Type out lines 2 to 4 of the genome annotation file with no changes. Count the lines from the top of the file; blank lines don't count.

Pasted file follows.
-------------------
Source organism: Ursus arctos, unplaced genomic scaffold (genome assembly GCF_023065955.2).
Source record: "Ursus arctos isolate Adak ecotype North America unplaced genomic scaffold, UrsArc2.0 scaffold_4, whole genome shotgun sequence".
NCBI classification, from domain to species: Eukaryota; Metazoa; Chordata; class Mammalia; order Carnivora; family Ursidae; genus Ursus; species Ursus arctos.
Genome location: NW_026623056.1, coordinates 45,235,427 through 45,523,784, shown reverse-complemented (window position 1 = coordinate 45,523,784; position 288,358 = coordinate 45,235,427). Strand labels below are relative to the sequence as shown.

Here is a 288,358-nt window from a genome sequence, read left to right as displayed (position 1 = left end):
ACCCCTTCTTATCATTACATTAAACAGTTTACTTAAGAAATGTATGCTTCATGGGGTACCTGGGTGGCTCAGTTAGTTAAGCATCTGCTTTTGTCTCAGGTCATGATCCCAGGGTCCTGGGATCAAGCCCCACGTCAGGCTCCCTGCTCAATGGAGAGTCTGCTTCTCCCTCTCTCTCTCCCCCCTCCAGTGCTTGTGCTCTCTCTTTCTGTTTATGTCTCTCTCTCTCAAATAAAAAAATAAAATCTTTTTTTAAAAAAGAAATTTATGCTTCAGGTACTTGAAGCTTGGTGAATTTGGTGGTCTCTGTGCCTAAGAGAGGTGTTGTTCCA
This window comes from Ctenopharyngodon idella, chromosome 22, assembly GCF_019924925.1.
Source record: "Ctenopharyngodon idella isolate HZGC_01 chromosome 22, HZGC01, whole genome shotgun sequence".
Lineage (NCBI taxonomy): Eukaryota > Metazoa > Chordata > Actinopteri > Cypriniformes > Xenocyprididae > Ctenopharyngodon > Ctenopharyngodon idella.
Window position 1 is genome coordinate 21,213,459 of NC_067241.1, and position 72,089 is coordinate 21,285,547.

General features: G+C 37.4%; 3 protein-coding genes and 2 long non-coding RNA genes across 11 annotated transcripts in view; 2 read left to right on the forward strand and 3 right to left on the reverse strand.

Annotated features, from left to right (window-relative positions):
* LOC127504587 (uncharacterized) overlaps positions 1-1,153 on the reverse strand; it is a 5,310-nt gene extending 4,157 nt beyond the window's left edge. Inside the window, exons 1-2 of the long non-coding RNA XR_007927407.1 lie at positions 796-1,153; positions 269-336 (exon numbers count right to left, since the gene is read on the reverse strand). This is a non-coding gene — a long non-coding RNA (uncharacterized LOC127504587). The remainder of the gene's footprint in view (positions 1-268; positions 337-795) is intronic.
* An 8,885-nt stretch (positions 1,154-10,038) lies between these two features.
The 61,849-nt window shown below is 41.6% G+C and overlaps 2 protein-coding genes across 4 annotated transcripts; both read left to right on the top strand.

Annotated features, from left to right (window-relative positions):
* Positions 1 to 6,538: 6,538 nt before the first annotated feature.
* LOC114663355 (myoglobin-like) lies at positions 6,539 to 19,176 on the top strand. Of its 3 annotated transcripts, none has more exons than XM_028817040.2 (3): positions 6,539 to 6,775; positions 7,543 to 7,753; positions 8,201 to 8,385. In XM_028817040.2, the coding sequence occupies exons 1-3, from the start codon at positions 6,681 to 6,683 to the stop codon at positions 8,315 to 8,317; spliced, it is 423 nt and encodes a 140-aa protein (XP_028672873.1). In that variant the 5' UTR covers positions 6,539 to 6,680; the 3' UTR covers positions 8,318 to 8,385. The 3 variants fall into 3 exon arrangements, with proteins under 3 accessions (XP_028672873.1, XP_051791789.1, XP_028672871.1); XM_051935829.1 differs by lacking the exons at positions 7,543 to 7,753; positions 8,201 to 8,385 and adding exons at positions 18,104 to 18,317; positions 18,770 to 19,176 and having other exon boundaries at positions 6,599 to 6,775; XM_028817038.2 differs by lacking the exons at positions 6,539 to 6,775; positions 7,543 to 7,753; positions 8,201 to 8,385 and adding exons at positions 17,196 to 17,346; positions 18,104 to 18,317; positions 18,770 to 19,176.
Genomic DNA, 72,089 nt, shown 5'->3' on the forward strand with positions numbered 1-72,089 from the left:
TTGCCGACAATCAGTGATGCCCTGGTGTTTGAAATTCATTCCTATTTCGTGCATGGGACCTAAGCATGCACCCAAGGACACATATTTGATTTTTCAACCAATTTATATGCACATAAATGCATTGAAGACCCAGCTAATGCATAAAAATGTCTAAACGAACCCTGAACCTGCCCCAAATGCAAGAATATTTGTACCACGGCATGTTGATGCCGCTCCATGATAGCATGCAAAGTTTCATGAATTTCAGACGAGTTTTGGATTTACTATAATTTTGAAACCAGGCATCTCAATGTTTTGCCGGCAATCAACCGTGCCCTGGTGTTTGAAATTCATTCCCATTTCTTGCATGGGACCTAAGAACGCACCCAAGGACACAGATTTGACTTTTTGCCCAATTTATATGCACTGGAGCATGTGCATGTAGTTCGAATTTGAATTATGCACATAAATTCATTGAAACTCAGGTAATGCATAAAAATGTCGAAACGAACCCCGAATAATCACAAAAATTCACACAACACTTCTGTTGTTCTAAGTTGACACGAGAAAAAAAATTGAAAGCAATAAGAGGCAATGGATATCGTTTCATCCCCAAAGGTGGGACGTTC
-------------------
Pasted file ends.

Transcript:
Source record: "Ursus arctos isolate Adak ecotype North America unplaced genomic scaffold, UrsArc2.0 scaffold_4, whole genome shotgun sequence".
NCBI classification, from domain to species: Eukaryota; Metazoa; Chordata; class Mammalia; order Carnivora; family Ursidae; genus Ursus; species Ursus arctos.
Genome location: NW_026623056.1, coordinates 45,235,427 through 45,523,784, shown reverse-complemented (window position 1 = coordinate 45,523,784; position 288,358 = coordinate 45,235,427). Strand labels below are relative to the sequence as shown.